Triathlon training nutrition tips

Triathlon training nutrition tips

Here are five great nutrition tips from professional triathlete Caroline Livesey to help you get the most out of your training this year.


A question I get asked all the time is: "How do you fit all that training in while still working full time?"

I race as a professional athlete on the Ironman circuit - so I am part of an endurance sport which perhaps requires the most training of all sports in order to reach the top level. In my main training blocks I fit 20-25 hours of training around an average of 42 hours a week at work - week in, week out. It’s not easy - and I still fall short of what the full time pros are achieving.

When they ask that question I think people want me to tell them there is some sort of way to cheat time - or that in fact I don’t actually work that much. Neither of these is the case. Many, many hours of hard training over nearly ten years is behind my recent successes - and that hard work continues all year round.

It is this consistency that is the key - and there are a few tricks which I have found invaluable. Here are five nutrition tips which you may find useful through the winter months - especially if you have just resolved to pick up training again in January.


Primal pantry bars1. Be organised. Whether you train hard or not - one of the golden rules of good nutrition is to be organised.

If you have planned your food for the day you will not be as tempted to eat the cakes/muffins/sweets/chocolate/biscuits that someone just happened to bring into work (any excuse!).

Make extra food and freeze it for those "need to eat now" scenarios when you are late home from the gym.

Always plan lunch for the next day when you are making dinner. Either make too much and take the leftovers for lunch - or make yourself a salad while you are waiting for dinner to cook.

I also like to have healthy snacks with me at all times - Primal Pantry bars are one my favourites for pre-training, but I also make my own energy bars. If you want some ideas then check out my nutrition blog "Hungry Athlete".


Rawnola cereal2. Don’t change everything at once. If you know that your diet needs an overhaul don’t be too ambitious. Change one thing at a time and make it a habit.

If you don’t eat breakfast for example, make eating it a habit first before you try to change the other parts of your day’s nutrition. It only takes a couple of weeks for something to feel normal.

Breakfast is so important - and eating something sustaining like porridge is an excellent way to prevent the afternoon binge.

I have a very set eating pattern which I find stops me having to think too much about "what" and "when". I can vary the calorie intake depending on my training load but I still enjoy the routine and I know I am going to have enough energy for my big sessions after a hard day at the office.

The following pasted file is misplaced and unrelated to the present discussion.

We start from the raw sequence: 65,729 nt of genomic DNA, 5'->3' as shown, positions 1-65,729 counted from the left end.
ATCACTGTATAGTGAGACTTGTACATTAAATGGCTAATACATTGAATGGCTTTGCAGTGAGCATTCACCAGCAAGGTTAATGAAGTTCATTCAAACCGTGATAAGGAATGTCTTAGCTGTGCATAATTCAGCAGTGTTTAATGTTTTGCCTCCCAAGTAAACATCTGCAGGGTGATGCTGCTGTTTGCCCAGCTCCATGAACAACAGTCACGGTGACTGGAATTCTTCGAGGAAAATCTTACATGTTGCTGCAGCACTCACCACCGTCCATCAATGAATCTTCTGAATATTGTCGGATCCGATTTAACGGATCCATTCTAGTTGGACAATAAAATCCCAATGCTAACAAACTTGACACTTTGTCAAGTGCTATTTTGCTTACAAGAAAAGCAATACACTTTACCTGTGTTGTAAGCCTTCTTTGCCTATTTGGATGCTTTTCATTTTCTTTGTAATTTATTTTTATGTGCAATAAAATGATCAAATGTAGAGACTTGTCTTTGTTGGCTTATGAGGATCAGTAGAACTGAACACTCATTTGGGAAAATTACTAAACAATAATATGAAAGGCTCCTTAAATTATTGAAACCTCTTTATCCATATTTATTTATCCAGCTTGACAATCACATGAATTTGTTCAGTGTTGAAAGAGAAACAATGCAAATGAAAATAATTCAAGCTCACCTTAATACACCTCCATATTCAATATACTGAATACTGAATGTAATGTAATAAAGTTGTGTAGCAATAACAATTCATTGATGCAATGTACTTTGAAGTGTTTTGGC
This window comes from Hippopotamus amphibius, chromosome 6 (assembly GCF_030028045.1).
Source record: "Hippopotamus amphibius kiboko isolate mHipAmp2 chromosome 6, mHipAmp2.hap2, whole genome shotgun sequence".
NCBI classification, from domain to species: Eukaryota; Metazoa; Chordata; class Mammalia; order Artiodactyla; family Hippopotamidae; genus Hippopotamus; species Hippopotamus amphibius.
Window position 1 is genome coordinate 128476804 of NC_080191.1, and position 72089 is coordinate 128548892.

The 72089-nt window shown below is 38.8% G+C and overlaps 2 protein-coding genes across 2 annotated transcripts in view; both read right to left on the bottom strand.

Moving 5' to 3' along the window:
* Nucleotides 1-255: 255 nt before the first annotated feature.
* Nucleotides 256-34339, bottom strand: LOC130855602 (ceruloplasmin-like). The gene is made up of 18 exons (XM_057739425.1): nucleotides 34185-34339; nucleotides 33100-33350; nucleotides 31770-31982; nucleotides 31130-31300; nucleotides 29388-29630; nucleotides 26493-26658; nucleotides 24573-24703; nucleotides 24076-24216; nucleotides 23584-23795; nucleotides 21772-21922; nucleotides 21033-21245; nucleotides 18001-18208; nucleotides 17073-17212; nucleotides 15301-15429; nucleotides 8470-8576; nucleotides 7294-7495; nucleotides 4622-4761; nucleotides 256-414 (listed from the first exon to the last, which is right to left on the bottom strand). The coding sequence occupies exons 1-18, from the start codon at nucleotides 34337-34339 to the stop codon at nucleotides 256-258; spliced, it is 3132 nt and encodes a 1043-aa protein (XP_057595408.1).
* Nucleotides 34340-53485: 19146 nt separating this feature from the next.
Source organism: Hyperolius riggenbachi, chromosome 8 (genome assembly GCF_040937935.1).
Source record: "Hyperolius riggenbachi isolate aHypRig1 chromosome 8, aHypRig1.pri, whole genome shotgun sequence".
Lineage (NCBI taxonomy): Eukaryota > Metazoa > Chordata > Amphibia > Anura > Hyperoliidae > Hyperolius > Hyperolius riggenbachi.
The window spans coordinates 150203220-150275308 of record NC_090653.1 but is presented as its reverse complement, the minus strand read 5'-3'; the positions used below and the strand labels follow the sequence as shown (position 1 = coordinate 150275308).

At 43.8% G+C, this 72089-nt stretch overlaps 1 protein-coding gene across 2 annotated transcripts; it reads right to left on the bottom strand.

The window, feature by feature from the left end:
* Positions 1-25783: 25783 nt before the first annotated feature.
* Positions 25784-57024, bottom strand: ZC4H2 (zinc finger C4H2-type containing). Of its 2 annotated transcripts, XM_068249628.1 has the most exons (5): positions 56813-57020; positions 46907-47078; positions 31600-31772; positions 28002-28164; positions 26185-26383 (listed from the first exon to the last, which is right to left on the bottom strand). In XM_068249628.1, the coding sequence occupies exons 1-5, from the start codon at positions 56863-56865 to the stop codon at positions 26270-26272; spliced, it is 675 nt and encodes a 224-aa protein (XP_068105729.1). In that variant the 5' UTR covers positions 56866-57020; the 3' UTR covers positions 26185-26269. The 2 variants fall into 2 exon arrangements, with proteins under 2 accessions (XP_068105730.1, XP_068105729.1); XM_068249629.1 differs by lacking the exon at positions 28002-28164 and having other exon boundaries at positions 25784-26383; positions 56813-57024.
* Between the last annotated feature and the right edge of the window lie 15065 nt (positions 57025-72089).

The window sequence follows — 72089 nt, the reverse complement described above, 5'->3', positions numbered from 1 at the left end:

pasta bowl3. Eat Carbs! There are so many crazy diets out there - and there is a lot of backing for the low carb diets. I agree that too much processed starch is not good - but you have to eat carbs to be able to train. Fact.

So by all means cut out the pasta/bread (if you eat these for every meal then you are overdoing it!) - but make sure you replace with natural carbs like sweet potato, quinoa, potato, rice etc.

Getting the right balance of carbohydrates in my diet enables me to train consistently and train hard.


Coffee and toast4. Pinpoint your "problem foods". Mine are wheat and dairy. I suffer from IBS - but most people have a problem food of one sort or another.

Maybe this food makes you feel tired, doesn’t digest well, or gives you stitches/cramps when you train. Food can even have a huge impact on sleep patterns.

So if you are suffering from any strange symptoms like occasional insomnia, stomach aches, headaches or fatigue then try experimenting with cutting out types of food that you eat a lot of.

When I cut wheat out of my diet I noticed a massive increase in energy and much better sleep quality. But remember Rule 3! If you go gluten free make sure you replace the gluten-based carbs with something else.


Nutribullet smoothie5. Veg veg veg. The Government guidelines of "5-a-day" is targeted at your average person. If you are training and racing hard like I am then your body needs way more than this to stay healthy.

Although I am not a vegetarian, I probably eat more vegetables than most vegetarians do. We are lucky enough to live near a fabulous fruit/veg shop and we have a box of fresh veg delivered each week – and it does not take me long to get through it.

I was also recently given a nutribullet and find that smoothies are another great way to ensure that I am getting enough greens - and without the goodness being affected by cooking.

If in doubt, double up on your portions of veg. Usually I cannot see the rest of my evening meal because it is buried under a forest of broccoli or kale…


Salad boxSo that’s it - nothing complicated or heavily scientific - just a healthy and consistent approach to how I eat so that I can keep up the levels of activity in my life.

I am rarely exhausted despite the busy days and I attribute that mainly to good nutrition, quality recovery, and organisation.

Everyone has their own timetable challenges and I expect many age-group athletes have to fit in even more into 24 hours than I do. But without good nutrition it is just a matter of time before you are too exhausted to continue.

So stock that veg drawer, buy a nutribullet, fill your handbag/manbag with healthy snacks and get a BIG tupperware collection.

Then get out there and start fitting more into your day!

 

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